I finally realized that I need to learn how to run. I don't know what took me so long. I have cycling books and magazines to help me learn how to cycle. I even have a book on swimming, despite being on swim teams in my youth. I figure since I've been running since I was a wee one, I must know how to run, right?
A few weeks ago I did a hard 5k training run and I just wasn't getting any faster. It didn't make any sense. How could my cycling and swimming be consistently improving and my running continue to suck? The answer I came up with is that it must be technique. So I headed over to Amazon and, after a look of review reviewing, I purchased "The Triathlete's Guide to Run Training" by Ken Mierke because many of its reviews mentioned technique.
One of the first ideas he presents is having a high-cadence run, ideally in the 180 strides-per-minute (spm) range. He strongly recommended that I get a metronome to help me in this quest. I would need to decrease my stride-length so I could move away from being a heel-striker and use the metronome to find out what my current cadence is. From there, I would gradually build up to the 180 range. Fortunately, they make these little electronic metronomes that are perfect for what I need so I bought one on eBay.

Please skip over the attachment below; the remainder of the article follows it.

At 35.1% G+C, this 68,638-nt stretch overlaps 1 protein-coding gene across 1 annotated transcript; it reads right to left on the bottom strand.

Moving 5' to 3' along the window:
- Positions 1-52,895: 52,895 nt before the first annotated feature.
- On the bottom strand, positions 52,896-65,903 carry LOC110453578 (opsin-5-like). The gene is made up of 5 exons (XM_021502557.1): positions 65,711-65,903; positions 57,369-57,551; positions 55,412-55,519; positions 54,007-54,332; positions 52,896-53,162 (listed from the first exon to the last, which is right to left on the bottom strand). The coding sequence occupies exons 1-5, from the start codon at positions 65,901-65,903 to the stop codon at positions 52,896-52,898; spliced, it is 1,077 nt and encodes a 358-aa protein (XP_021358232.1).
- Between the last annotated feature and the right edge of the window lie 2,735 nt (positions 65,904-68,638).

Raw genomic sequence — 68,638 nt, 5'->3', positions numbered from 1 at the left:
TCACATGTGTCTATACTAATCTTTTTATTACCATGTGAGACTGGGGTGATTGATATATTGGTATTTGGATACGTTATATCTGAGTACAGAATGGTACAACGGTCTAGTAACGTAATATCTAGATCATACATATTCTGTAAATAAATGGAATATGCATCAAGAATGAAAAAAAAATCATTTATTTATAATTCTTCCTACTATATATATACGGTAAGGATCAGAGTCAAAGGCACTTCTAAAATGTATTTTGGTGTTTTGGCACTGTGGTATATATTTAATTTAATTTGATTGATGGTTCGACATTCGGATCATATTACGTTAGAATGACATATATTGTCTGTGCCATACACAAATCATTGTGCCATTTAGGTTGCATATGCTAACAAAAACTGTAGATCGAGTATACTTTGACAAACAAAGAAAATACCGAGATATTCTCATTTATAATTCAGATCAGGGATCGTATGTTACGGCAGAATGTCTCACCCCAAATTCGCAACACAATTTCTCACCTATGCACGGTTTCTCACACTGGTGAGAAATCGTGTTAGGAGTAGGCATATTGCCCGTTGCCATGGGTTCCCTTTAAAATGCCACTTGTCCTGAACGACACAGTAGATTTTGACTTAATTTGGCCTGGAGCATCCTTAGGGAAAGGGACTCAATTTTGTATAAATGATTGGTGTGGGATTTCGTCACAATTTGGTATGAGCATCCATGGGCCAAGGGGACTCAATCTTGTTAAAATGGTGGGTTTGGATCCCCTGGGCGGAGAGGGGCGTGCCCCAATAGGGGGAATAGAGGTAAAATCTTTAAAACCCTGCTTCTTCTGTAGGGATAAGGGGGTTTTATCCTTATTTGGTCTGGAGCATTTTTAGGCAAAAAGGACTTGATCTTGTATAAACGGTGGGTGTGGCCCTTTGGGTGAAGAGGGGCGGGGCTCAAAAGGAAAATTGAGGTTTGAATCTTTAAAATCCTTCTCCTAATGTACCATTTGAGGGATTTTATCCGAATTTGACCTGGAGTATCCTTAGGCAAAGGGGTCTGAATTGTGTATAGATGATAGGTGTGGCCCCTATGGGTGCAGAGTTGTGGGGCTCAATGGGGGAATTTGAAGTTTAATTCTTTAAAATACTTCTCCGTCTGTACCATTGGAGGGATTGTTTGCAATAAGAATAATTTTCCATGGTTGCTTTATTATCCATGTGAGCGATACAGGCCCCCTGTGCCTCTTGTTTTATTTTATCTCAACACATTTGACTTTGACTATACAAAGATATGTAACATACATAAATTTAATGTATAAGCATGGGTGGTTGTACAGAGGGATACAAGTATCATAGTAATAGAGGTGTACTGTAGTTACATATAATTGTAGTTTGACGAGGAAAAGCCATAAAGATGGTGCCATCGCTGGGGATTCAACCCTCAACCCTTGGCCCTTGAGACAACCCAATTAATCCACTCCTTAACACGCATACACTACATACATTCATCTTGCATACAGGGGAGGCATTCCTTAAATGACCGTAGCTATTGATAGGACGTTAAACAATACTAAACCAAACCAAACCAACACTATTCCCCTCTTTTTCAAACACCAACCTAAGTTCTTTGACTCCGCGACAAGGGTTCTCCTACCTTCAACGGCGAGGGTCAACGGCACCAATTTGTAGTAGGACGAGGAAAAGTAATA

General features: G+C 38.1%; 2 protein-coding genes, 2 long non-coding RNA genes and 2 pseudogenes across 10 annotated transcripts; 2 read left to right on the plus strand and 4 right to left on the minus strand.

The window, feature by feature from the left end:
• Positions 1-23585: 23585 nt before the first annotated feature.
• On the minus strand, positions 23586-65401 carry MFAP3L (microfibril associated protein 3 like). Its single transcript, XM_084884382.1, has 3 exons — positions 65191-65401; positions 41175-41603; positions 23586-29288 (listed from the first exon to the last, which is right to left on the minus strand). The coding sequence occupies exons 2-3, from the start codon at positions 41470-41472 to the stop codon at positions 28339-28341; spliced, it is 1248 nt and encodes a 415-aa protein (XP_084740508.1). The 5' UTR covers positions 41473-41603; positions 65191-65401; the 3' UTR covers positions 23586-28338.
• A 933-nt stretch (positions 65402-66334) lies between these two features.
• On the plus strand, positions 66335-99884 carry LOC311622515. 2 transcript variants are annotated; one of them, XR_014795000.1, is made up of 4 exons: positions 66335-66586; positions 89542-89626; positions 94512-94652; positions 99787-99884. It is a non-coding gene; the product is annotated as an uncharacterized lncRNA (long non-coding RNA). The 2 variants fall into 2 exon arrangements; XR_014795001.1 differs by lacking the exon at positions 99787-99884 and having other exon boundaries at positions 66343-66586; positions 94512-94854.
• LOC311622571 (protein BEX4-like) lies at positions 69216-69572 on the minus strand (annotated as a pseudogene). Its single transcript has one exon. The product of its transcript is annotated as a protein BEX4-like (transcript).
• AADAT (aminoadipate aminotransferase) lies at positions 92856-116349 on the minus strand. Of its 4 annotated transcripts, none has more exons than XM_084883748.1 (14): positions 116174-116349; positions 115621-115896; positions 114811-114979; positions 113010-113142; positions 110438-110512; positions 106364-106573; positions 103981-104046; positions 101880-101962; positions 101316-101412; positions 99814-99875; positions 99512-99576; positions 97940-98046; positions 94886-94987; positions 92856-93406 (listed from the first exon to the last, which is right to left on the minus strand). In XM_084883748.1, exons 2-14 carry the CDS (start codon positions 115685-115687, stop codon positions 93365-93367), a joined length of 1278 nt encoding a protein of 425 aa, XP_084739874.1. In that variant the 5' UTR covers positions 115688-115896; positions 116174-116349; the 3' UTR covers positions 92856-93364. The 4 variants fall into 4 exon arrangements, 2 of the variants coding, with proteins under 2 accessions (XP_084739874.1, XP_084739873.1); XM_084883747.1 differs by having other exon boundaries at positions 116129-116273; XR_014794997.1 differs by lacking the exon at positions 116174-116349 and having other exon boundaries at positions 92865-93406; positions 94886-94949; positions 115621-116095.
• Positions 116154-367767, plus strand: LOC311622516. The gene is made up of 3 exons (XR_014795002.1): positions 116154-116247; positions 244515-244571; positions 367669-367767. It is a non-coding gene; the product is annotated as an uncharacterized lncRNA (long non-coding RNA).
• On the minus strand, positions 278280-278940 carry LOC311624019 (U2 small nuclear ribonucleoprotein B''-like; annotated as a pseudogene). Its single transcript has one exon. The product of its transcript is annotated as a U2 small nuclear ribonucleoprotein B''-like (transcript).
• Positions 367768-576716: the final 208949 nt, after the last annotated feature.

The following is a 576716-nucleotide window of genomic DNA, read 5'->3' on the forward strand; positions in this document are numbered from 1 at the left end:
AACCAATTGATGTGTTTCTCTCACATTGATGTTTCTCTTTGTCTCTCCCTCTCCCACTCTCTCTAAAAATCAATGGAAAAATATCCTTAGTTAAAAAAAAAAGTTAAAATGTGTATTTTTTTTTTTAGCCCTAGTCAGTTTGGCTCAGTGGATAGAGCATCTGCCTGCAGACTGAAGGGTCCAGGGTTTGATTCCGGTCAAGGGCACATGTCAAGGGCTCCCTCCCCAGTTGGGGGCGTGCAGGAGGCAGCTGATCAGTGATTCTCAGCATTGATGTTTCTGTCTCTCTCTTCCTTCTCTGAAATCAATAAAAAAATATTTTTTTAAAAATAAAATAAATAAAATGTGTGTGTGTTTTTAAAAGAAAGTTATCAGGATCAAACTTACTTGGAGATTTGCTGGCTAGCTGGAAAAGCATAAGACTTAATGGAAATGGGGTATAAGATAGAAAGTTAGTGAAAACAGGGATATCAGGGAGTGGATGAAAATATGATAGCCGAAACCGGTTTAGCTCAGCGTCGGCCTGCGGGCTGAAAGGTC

I went for my first runs with it over the weekend and what a difference! First, I could comfortably run at 164 spm. I had done a few runs the past few weeks where I decreased my stride length but having a metronome was interesting. It sure does keep you honest in the form department because you can't be turning over that quickly and have bad form for long. I did a five-mile run on Saturday and, only paying attention to cadence and form, turned in my fastest pace on a run over 5k. I wasn't even wiped out afterwards, either. There must be something to this cadence thing. Take a look at a marathon on TV and count out the cadence of the lead pack. They're at least 180 spm. It's something I hadn't noticed before.
Ideally I think I would like to move to more of a forefoot striker. Way back when I was briefly on my high school's cross country team. We ran barefoot for almost all of our workouts and the only way to run barefoot is by landing on your forefoot. We were all fine (and 100 pounds lighter, natch) so there must be something to this forefoot thing. We'll see later but, for now, I am just concentrating on getting the cadence up. I dabbled briefly with forefoot running but it trashed my calves so I will wait until after my June triathlon to play with it some more.